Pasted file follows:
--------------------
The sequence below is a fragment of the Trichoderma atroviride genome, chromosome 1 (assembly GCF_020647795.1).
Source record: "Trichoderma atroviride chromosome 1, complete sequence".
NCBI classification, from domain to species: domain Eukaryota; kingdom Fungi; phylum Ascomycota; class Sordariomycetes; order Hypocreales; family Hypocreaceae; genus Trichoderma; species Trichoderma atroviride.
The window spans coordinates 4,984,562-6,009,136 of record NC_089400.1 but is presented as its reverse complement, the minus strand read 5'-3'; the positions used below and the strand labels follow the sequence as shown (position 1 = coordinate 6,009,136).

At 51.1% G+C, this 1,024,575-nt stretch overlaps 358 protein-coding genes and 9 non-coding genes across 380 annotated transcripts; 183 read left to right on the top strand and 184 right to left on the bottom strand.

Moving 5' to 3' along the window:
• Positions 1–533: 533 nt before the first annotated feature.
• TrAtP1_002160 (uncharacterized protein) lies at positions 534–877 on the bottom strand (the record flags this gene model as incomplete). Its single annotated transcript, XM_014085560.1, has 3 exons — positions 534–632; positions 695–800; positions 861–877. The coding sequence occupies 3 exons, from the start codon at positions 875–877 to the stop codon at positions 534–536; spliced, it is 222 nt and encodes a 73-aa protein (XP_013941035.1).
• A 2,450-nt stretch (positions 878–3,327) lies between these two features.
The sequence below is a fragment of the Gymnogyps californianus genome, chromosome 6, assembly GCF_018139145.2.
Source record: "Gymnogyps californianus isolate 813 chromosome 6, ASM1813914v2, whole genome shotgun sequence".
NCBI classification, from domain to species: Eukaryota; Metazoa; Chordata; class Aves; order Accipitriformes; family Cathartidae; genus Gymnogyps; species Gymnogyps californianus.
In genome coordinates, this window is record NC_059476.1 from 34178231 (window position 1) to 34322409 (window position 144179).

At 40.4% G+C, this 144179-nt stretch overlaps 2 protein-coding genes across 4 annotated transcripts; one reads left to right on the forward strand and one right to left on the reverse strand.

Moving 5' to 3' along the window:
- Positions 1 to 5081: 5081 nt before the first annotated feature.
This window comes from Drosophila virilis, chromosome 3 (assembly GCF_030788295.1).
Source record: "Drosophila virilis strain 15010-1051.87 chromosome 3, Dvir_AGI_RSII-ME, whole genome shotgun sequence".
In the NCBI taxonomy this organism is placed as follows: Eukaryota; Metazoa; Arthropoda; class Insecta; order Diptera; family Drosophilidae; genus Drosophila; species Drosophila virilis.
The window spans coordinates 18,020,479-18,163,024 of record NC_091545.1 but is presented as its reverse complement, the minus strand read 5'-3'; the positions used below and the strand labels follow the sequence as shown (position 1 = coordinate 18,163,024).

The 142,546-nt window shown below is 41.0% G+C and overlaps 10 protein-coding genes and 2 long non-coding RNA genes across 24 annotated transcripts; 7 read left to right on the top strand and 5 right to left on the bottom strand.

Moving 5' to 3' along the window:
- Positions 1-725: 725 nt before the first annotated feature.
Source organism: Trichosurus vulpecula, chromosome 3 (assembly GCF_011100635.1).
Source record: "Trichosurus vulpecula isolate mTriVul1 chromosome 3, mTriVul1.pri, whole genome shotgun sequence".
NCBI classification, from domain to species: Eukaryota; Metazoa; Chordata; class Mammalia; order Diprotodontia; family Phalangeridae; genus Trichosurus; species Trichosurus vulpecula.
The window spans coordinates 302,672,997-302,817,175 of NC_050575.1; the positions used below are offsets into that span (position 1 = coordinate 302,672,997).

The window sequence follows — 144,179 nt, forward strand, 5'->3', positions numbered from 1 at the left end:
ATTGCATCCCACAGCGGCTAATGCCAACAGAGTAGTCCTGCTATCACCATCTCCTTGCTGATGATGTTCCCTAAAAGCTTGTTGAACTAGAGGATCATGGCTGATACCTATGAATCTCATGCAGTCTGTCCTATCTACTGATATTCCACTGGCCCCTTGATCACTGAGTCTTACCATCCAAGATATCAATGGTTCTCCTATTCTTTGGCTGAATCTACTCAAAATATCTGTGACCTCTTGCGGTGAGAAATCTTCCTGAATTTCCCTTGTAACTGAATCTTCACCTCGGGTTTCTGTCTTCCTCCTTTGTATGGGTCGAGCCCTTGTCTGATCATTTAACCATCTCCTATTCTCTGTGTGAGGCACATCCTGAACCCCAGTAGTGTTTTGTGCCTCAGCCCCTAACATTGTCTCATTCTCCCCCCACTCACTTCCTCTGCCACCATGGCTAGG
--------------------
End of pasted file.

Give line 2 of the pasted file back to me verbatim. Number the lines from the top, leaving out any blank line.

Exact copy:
Source record: "Trichoderma atroviride chromosome 1, complete sequence".